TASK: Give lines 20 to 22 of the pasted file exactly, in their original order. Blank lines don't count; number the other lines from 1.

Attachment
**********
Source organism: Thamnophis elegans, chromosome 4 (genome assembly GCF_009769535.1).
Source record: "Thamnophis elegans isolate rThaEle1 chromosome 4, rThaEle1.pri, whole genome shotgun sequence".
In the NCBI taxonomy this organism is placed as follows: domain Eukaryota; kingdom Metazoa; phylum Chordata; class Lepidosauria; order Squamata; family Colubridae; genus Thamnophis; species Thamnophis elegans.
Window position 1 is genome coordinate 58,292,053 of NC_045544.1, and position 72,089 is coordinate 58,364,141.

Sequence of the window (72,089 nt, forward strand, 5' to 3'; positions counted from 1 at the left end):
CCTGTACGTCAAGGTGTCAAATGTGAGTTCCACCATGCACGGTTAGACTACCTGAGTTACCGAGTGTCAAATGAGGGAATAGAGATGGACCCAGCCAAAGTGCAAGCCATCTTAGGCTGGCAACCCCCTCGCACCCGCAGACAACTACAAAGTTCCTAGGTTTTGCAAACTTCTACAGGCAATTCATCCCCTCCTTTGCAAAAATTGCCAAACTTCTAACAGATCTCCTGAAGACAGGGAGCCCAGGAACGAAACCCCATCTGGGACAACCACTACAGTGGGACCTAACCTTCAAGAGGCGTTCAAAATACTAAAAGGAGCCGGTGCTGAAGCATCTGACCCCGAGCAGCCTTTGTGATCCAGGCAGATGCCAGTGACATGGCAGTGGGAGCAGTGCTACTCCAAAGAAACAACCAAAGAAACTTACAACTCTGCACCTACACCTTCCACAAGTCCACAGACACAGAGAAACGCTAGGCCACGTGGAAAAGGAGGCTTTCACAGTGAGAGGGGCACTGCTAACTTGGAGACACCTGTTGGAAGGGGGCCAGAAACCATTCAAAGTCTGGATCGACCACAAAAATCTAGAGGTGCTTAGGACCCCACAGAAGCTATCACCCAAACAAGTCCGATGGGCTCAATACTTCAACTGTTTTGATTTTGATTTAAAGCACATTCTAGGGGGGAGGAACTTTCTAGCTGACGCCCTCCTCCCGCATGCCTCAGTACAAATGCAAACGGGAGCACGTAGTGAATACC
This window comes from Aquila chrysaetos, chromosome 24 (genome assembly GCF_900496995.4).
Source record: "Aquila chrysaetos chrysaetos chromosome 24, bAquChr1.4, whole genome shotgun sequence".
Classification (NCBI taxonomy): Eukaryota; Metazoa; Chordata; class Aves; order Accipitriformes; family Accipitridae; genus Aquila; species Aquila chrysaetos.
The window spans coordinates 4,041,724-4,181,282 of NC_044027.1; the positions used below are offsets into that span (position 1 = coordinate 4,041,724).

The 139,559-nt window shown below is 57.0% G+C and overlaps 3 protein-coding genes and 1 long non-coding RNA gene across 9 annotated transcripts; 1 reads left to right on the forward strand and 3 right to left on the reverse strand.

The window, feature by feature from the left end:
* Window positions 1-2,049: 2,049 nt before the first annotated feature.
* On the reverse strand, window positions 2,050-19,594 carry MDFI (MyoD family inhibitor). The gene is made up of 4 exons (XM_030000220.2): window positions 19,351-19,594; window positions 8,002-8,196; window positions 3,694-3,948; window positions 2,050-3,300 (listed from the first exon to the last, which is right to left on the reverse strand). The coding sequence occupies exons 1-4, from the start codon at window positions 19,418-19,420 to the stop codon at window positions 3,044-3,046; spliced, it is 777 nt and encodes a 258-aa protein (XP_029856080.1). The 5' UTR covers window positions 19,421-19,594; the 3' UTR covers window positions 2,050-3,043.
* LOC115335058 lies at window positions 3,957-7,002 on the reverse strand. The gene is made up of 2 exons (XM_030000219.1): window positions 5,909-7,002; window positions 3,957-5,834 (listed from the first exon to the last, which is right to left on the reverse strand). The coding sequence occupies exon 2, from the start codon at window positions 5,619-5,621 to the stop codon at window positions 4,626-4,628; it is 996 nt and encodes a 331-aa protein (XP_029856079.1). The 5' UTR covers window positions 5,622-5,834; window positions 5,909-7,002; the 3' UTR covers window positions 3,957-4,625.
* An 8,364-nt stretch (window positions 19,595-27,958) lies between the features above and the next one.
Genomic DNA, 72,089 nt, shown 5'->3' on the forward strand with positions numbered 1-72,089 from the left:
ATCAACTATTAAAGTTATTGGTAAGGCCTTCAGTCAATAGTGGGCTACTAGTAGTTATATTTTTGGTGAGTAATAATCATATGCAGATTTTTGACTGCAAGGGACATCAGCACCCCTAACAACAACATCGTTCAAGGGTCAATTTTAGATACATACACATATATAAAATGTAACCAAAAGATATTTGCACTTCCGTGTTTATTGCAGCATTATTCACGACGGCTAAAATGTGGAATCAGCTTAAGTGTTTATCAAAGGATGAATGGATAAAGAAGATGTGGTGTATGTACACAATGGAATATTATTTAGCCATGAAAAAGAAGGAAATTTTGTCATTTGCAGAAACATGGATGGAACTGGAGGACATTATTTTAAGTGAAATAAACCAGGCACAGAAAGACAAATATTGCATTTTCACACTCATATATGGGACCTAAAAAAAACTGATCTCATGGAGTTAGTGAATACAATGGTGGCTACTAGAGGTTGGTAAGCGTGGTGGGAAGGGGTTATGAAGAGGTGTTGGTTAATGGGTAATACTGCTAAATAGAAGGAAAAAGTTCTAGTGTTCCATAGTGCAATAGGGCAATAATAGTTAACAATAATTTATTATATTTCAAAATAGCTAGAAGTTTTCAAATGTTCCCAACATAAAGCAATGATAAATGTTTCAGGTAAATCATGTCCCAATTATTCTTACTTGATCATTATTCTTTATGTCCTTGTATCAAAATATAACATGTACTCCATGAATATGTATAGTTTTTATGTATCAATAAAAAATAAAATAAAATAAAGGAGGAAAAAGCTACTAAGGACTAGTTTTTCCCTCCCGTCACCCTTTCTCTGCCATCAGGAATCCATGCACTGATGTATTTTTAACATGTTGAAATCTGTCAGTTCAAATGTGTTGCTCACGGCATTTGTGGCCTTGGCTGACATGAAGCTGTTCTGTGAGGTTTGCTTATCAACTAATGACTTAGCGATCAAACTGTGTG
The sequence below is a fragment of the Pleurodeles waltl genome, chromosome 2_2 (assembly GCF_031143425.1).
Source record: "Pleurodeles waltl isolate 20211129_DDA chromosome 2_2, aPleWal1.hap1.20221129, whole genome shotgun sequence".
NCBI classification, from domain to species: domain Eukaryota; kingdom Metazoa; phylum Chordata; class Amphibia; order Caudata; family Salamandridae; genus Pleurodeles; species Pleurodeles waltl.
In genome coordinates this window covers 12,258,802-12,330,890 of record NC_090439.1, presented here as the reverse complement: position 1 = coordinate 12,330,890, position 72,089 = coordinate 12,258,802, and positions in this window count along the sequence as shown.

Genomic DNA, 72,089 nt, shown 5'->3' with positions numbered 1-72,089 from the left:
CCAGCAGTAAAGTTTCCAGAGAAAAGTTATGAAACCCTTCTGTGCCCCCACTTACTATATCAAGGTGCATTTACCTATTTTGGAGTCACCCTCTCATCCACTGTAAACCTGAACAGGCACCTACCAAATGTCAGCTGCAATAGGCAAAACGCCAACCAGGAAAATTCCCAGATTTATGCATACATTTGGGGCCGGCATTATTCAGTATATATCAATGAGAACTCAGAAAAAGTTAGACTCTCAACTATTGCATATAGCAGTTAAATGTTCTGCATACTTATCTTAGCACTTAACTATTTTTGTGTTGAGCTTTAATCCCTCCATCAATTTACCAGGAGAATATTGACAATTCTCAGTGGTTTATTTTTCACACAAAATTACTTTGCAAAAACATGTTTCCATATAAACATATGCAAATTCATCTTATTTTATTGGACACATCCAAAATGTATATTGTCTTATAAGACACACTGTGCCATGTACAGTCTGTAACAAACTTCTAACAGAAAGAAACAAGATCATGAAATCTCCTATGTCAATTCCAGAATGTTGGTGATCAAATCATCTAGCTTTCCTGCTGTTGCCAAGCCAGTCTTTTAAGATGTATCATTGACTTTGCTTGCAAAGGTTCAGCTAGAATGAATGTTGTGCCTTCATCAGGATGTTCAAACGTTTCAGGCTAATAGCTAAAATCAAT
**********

Source record: "Pleurodeles waltl isolate 20211129_DDA chromosome 2_2, aPleWal1.hap1.20221129, whole genome shotgun sequence".
NCBI classification, from domain to species: domain Eukaryota; kingdom Metazoa; phylum Chordata; class Amphibia; order Caudata; family Salamandridae; genus Pleurodeles; species Pleurodeles waltl.
In genome coordinates this window covers 12,258,802-12,330,890 of record NC_090439.1, presented here as the reverse complement: position 1 = coordinate 12,330,890, position 72,089 = coordinate 12,258,802, and positions in this window count along the sequence as shown.